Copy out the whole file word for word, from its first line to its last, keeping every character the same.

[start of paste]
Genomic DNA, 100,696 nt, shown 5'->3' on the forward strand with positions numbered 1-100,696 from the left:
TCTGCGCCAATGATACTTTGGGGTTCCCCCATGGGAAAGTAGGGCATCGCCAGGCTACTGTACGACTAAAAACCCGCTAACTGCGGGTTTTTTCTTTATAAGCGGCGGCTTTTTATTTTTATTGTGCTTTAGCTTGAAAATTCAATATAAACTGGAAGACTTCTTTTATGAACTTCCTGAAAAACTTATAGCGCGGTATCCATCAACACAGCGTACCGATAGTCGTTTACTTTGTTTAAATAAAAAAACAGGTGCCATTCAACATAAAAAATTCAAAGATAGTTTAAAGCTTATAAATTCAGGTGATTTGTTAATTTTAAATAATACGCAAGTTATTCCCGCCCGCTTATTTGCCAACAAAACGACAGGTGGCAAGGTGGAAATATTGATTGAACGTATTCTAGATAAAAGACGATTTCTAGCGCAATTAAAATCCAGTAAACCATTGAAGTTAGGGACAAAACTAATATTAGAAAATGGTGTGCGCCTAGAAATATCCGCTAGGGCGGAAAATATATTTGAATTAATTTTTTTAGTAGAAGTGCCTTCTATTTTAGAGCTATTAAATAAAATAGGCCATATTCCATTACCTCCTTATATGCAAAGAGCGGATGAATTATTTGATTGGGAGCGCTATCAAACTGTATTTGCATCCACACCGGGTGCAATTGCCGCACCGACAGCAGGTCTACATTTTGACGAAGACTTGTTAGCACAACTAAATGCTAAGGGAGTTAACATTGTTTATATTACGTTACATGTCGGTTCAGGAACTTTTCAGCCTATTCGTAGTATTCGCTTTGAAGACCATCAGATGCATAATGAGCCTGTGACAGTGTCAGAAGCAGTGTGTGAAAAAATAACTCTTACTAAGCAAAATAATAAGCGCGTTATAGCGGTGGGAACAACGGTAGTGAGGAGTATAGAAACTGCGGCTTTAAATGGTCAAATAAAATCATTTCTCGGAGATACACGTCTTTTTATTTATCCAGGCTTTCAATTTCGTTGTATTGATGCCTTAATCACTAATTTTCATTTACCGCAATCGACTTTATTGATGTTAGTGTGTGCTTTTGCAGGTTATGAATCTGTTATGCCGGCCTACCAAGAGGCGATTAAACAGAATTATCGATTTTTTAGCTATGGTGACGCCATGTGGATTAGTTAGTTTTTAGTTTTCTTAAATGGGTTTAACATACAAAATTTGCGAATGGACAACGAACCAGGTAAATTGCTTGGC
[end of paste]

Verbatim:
Genomic DNA, 100,696 nt, shown 5'->3' on the forward strand with positions numbered 1-100,696 from the left:
TCTGCGCCAATGATACTTTGGGGTTCCCCCATGGGAAAGTAGGGCATCGCCAGGCTACTGTACGACTAAAAACCCGCTAACTGCGGGTTTTTTCTTTATAAGCGGCGGCTTTTTATTTTTATTGTGCTTTAGCTTGAAAATTCAATATAAACTGGAAGACTTCTTTTATGAACTTCCTGAAAAACTTATAGCGCGGTATCCATCAACACAGCGTACCGATAGTCGTTTACTTTGTTTAAATAAAAAAACAGGTGCCATTCAACATAAAAAATTCAAAGATAGTTTAAAGCTTATAAATTCAGGTGATTTGTTAATTTTAAATAATACGCAAGTTATTCCCGCCCGCTTATTTGCCAACAAAACGACAGGTGGCAAGGTGGAAATATTGATTGAACGTATTCTAGATAAAAGACGATTTCTAGCGCAATTAAAATCCAGTAAACCATTGAAGTTAGGGACAAAACTAATATTAGAAAATGGTGTGCGCCTAGAAATATCCGCTAGGGCGGAAAATATATTTGAATTAATTTTTTTAGTAGAAGTGCCTTCTATTTTAGAGCTATTAAATAAAATAGGCCATATTCCATTACCTCCTTATATGCAAAGAGCGGATGAATTATTTGATTGGGAGCGCTATCAAACTGTATTTGCATCCACACCGGGTGCAATTGCCGCACCGACAGCAGGTCTACATTTTGACGAAGACTTGTTAGCACAACTAAATGCTAAGGGAGTTAACATTGTTTATATTACGTTACATGTCGGTTCAGGAACTTTTCAGCCTATTCGTAGTATTCGCTTTGAAGACCATCAGATGCATAATGAGCCTGTGACAGTGTCAGAAGCAGTGTGTGAAAAAATAACTCTTACTAAGCAAAATAATAAGCGCGTTATAGCGGTGGGAACAACGGTAGTGAGGAGTATAGAAACTGCGGCTTTAAATGGTCAAATAAAATCATTTCTCGGAGATACACGTCTTTTTATTTATCCAGGCTTTCAATTTCGTTGTATTGATGCCTTAATCACTAATTTTCATTTACCGCAATCGACTTTATTGATGTTAGTGTGTGCTTTTGCAGGTTATGAATCTGTTATGCCGGCCTACCAAGAGGCGATTAAACAGAATTATCGATTTTTTAGCTATGGTGACGCCATGTGGATTAGTTAGTTTTTAGTTTTCTTAAATGGGTTTAACATACAAAATTTGCGAATGGACAACGAACCAGGTAAATTGCTTGGC